Amores I:14

I said, “Stop dyeing your hair,” but now you no longer have hair to dye. Whoever had thicker hair than you when you let it fall free? And it touched the backs of your knees!

What have you done to hair which was so fine you might fear even to pin it up? It was like the fabrics which the yellow Chinese make or the strands which the spider’s delicate foot stretches, weaving gossamer from the beam of a ruin. 

Your hair was neither black nor golden; it was a color mixed of both and yet neither, like the trunk of a tall cedar stripped of its bark in the deep, dew-drenched vales of Mount Ida. Besides that, it was supple and easily thrown into a hundred curls; never ever was it a cause of trouble for you. That hair didn’t break pins nor the teeth of combs: your hairdresser never had to worry about being beaten. I’ve seen her dress your hair, and never did you snatch a pin and jab her arm with it.


Often in the earliest morning I watched my mistress asleep with her hair spread on the dawn-lit couch. Without any adornment she was perfect, like a Thracian Bacchante lying where she fell on the green grass, exhausted by frenzy.

How sheer was her hair, the image of finest down–and alas, how terrible was the fate which that tortured hair has borne! How patiently they bore themselves when they were twisted into a mass of tight curls by steel and flame.

I shouted, “It is a crime, a crime, to sear those locks! They’re beautiful by their own will. Spare your own head, woman of iron! Your hair doesn’t deserve to be burned. Why, it can teach the hairpin where to lie!”

But that lovely head of hair perished; that hair that Apollo might have wished, that Bacchus would’ve loved to have adorning his own head. I could have gathered them up, just as nude Venus was once painting supporting her hair with a hand dripping seafoam.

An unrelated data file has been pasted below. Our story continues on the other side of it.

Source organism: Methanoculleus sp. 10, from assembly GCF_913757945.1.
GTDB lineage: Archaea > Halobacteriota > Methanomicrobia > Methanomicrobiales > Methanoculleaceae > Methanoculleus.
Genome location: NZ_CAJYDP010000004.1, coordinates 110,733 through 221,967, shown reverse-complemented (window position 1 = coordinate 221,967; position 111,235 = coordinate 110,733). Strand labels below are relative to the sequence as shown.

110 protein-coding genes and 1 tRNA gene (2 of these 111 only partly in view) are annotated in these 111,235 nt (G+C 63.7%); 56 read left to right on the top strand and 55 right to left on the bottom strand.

Why do you now wail the loss of your ill-dressed hair? Why do you foolishly hold a mirror in your wretched hand? You’re making a mistake by looking at yourself with eyes which remember the past; that your appearance may please you, forget what you were.

The harm was not done by the poison of a jealous rival nor did an old witch woman bathe you in a potion from haunted Thessaly. It was not disease that harmed you (let my words not be an omen!) nor did envious tongues cause your hair to drop out. It was by your act and your decision that the deed was done. You mixed the venom for your own head.

Now Germany sends you the hair of its captives; you will be preserved by the tribute of conquered people. Oh how often will you blush as someone marvels at your hair and you have to say, “Now I’m being congratulated for something I bought. He’s praising not me but some Sygambrian woman or other. But I can remember a time when my own beauty was famed.”


Woe is me! I have to wipe my hand across my eyes to hide the tears when I see the blush staining her lovely cheeks. She holds her own hair in her lap and stares at it; oh woe, it did not deserve to have this end.

Nevertheless, compose your mind and your visage: the loss is reparable. In good time your natural hair will reappear.

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